Volt is 3 seconds slower than Prius in passing from 62-79mph despite having more horsepower (160hp vs 134hp). Series hybrid has the disadvantage because the gas engine's torque can't turn the wheels.

I am sure Volt has V6 like torque below 50mph. Well, it needs to.... since it weights 3,900 lbs. That's very heavy for a four seater.

Did they?
By pcfxer on 7/15/2010 9:25:17 AM , Rating: 2
Did they just compare a car to cheaply made consumer electronics? With all due respect on the CE devices; they are not "OVER" engineered by any stretch of the imagination.

General Motors - Do we compete against the competition? NO! They are too good so, we compete against cheap chinese electronics!

RE: Did they?
By quiksilvr on 7/15/2010 9:43:37 AM , Rating: 1
Lol, it's pretty sad that they are bragging about this when the top hybrid sellers have the exact same warranty.

They should have said "Our warranty is as good as Toyota and Honda!" Instead of "We're number 1! USA! USA!". Comes off as a bit obnoxious.

RE: Did they?
By Dr of crap on 7/15/2010 9:59:10 AM , Rating: 1
You forget this is GM - of course they will over play this.
And the more funny thing is people will buy it!
Why, because the majority of the buying public is to stupid to understand what GM just said!!

RE: Did they?
By puckalicious on 7/15/2010 10:17:34 AM , Rating: 5
Yeah, because imports NEVER hype up their products... give me a break. Comparing the warranty on a tiny battery like in a hybrid to the Volt is just silly. This is a huge win for GM in marketing the Volt. No other electric vehicle (yet) has a warranty this solid, look at Tesla - only 3 yrs/36k miles. I doubt Nissan will be able to do this for the Leaf and sustain a claimed 100 mile range.

RE: Did they?
By Reclaimer77 on 7/15/2010 11:08:18 AM , Rating: 1
Imports aren't ran by their governments though. GM can afford to offer any warranty it wants, the taxpayers will just foot the bill.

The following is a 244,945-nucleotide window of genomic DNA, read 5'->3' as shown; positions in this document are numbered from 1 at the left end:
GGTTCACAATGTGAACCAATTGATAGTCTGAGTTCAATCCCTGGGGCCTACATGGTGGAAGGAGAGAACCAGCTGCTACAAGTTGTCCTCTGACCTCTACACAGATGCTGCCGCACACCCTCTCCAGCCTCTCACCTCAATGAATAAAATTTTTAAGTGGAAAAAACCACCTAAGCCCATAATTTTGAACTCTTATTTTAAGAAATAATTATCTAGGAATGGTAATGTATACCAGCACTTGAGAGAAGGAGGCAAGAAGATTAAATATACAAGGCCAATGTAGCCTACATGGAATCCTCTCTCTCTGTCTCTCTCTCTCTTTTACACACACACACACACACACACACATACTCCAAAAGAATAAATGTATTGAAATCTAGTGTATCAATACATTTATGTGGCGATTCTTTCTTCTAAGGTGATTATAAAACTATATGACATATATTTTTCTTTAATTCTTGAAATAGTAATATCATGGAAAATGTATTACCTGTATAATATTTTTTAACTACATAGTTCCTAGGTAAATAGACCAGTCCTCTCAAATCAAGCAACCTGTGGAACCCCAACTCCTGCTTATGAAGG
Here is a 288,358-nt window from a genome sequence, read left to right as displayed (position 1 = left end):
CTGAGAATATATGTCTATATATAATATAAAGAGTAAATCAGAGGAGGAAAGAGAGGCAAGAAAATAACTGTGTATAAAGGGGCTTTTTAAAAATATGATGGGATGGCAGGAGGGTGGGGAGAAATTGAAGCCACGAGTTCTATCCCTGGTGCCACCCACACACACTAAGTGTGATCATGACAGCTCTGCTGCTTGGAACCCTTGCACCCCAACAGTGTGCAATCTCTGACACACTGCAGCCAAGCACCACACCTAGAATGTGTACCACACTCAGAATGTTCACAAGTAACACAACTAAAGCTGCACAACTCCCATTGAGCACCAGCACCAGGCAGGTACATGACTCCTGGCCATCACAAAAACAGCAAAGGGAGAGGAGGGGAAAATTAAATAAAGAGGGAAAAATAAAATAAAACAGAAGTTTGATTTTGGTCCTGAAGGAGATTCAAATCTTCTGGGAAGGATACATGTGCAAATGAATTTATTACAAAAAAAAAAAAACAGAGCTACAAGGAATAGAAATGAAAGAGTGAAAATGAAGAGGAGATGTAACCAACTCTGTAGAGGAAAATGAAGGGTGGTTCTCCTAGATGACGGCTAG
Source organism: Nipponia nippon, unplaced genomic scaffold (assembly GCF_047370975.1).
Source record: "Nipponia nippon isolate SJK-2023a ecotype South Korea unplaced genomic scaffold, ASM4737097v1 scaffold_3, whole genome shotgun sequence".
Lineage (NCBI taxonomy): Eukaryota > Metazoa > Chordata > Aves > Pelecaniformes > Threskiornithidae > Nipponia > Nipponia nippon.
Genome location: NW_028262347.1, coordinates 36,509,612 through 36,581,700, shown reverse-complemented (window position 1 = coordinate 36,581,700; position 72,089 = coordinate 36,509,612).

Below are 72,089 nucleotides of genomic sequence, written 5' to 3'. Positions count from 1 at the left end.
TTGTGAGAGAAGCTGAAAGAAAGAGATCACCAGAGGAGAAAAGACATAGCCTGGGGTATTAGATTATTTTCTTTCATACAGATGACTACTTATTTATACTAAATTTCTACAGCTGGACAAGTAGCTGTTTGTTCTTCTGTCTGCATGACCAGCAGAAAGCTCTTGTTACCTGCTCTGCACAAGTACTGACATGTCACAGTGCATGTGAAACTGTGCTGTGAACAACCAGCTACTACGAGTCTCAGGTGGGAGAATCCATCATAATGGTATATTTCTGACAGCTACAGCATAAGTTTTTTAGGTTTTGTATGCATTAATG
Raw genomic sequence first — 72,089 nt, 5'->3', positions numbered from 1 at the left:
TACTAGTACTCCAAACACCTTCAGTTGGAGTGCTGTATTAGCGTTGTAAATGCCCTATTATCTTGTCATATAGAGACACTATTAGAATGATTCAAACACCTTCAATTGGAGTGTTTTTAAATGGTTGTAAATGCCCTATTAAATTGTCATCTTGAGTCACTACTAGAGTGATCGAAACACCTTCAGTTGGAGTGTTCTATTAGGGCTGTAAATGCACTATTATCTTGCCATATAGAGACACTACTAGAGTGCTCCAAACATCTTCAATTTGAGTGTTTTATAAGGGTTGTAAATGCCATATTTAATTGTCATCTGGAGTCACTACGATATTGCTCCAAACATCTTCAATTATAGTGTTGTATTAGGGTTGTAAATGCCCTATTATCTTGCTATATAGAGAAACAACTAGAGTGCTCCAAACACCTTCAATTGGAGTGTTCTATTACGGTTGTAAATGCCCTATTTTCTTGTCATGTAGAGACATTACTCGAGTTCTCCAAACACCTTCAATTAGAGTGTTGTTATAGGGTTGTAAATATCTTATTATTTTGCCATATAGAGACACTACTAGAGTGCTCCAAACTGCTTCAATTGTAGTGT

I'm not impressed. Nothing they do will impress or please me again. GM is dead to me. They sell fools gold.

RE: Did they?
By Kombaji on 7/15/2010 11:50:45 AM , Rating: 2
GM isn't RAN by the government. They are owned by the government. If they were run by the government, the Volt would not be coming out for another three years and would cost $120K.

RE: Did they?
By tastyratz on 7/15/2010 12:34:15 PM , Rating: 2
Great idea, I can see it now.

Dailytech article 8 years from now:
"GM Asks for bailout after honoring extensive poorly thought out battery warranty. Owners average 3 times per car bankrupts the corporation"

RE: Did they?
By Reclaimer77 on 7/15/2010 2:11:58 PM , Rating: 2
GM isn't RAN by the government. They are owned by the government.

You're trying to make a distinction where one barely exists. The administration effectively fired one CEO and hand picked another. If that's not enough intervention for you, I don't know what is.

This is what happens when big business marries big government. It's not pretty, and it's not good for us.

RE: Did they?
By wiz220 on 7/15/10, Rating: 0
RE: Did they?
By Reclaimer77 on 7/15/2010 6:10:17 PM , Rating: 2
There is no "good" way to bail out private business with the public's money. It shouldn't have been done, plain and simple. It's legally, ethically, and Constitutionally wrong at every turn.

the government has not been involved in day to day operations.

Right. Suddenly the king of truck and SUV manufacturers, soon after taking Government money, sinks their entire future into an electric/hybrid car and kills off several SUV brands etc etc. I'm sure it was just a big coincidence that they just so happened to shift their entire operation to support the Presidents agenda. Right after taking the money and having the Administration pick their CEO... Right. You believe that? Just because Obama himself isn't working on the assembly lines doesn't mean the "day to day" operation hasn't been dictated to them.